It has now been several months since Britain’s decision to leave the EU on 23 June. A lot has happened since the chaotic early days after the referendum result and we now have a new government in place. However, there is still a lack of clarity around the impact Brexit will have as we look further into the future. Newsnight’s Emily Matliss expressed the sentiment well on a broadcast earlier this month when she said that the word ‘uncertainty’ isn’t going to go away any time soon.
We often talk about the increasing pace of technological and societal change, but for many, the referendum result was contrary to assumption. It was change that was not expected to happen and in the aftermath of such change, which is complex and has far-reaching and dramatic consequences, it is no wonder that people and organisations are left feeling uncomfortable and uncertain.
As a futurist, a question I have often been asked since the result is: “did you see this coming?” The answer is yes, of course. It is important to remember that a futurist’s role is to help people explore and plan for an uncertain future – not to make predictions. On a referendum that was being called pretty much 50:50 until polling night, it is hard to imagine a circumstance where uncertainty could be greater.
I also recall the last time we experienced a significant shock to the consensual economic and geopolitical worldview – the 2008 financial crisis. And many asked: “why did no one see this coming?” Actually, plenty of people did. The signs and portents were there and easy to read through basic horizon scanning. Certainly, some futurists had scenarios for a financial crisis and there were even voices from the dismal science that pointed to crash rather than continuity.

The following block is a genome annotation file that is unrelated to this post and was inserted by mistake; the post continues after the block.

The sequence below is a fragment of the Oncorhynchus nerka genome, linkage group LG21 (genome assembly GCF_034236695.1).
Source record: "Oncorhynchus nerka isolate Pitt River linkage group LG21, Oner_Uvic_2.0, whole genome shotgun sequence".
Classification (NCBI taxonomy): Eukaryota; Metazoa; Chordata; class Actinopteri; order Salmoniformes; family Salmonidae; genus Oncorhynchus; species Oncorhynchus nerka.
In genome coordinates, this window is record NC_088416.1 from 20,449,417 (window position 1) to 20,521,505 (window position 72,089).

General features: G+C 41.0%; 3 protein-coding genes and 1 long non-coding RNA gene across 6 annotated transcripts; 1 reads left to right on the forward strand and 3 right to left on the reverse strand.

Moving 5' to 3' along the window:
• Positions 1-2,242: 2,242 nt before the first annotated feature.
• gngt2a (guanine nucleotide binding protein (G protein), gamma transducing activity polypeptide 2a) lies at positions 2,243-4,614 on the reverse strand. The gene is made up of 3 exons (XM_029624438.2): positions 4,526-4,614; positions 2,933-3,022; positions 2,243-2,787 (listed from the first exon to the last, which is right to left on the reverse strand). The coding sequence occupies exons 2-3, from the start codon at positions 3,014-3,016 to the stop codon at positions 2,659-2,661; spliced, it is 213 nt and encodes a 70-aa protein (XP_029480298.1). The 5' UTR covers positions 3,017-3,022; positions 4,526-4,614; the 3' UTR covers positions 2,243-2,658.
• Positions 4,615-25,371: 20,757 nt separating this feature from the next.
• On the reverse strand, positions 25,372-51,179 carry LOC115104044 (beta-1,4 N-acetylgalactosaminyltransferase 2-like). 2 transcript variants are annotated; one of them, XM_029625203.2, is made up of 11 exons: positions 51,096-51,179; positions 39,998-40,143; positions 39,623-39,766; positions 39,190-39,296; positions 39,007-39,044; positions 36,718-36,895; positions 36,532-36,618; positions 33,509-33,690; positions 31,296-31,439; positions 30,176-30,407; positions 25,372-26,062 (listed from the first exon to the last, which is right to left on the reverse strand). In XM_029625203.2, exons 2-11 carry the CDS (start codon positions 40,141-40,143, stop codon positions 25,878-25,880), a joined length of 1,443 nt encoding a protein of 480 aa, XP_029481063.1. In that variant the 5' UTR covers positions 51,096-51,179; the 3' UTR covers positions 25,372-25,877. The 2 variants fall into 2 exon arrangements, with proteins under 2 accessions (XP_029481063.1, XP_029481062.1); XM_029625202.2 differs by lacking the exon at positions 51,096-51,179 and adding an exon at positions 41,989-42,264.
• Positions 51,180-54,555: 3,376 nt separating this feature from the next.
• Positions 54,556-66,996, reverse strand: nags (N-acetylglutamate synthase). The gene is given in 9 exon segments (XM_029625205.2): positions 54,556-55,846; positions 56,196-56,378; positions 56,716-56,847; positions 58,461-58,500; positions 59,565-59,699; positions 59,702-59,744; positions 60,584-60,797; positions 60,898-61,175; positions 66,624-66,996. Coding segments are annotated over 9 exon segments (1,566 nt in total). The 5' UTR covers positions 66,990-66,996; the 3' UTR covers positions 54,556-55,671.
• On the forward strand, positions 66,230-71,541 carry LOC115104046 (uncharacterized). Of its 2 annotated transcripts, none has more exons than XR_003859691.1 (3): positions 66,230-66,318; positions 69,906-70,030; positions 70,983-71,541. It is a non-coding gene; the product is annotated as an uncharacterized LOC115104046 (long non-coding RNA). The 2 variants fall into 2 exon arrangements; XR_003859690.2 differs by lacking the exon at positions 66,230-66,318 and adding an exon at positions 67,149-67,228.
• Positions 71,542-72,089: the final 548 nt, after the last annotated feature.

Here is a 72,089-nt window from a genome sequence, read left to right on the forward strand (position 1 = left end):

But why was there no pre-emptive action? Let me offer a futurist’s perspective.
Limited or incomplete foresight
The purpose of scenario planning is to make future possible futures real in the present. This is achieved through horizon scanning and scenario planning – broadening our outlook to entertain a spectrum of possible futures, rather than assuming a single future extrapolated from persisting continuity. The goal is better decision making, reduced risk and the ability to explore new frontiers of innovation.
Firstly, many organisations simply don’t do much foresight. Planning is carried out with a short (less than three years) horizon and continuity is often assumed. Whilst many engage in innovation activities, these are often incremental and based on a worldview that differs little from that of today.
Often organisations will go to great trouble to spend time exploring possible futures and creating scenarios but then simply stop and fail to follow through. There is certainly great value in the shared experience of creating scenarios, but much of that value is destroyed if they subsequently remain on a shelf ignored. The greatest value in scenarios lies in exploring in detail their implications and then modifying strategy and behaviour accordingly.
A post-Brexit panacea?
So is better foresight and scenario planning a panacea that will rescue us from the current fog of post-Brexit uncertainty and chaos?
The referendum result has delivered a shock to well established systems of economics and governance. Uncertainty abounds but there is an opportunity for organisations to make use of scenario planning to help them make sense of the changed world. Whilst we now have a new government in place, the direction of travel of the many parties and stakeholders involved in Brexit negotiation is still in flux so it makes sense to plan for various scenarios, rather than to assume any single outcome.
It is also important to recognise that to benefit from scenario planning, organisations will need to be prepared to invest significant time and effort, and where necessary, make a series of short sharp iterations as the post-Brexit landscape unfolds. Remember also that the scenarios themselves are just a “working” phase, and the important outputs are the implications and changes to strategy and behaviour that their creation will drive.
To be well prepared for such strategic reframing, organisations can also benefit from preparing the ground – clarifying the purpose, use and users of your scenarios and conducting some focused horizon scanning. This will help to ensure that your scenario planning will really pay dividends.
If you’re interested in finding out more about our approach to Brexit, view our Brexit web page.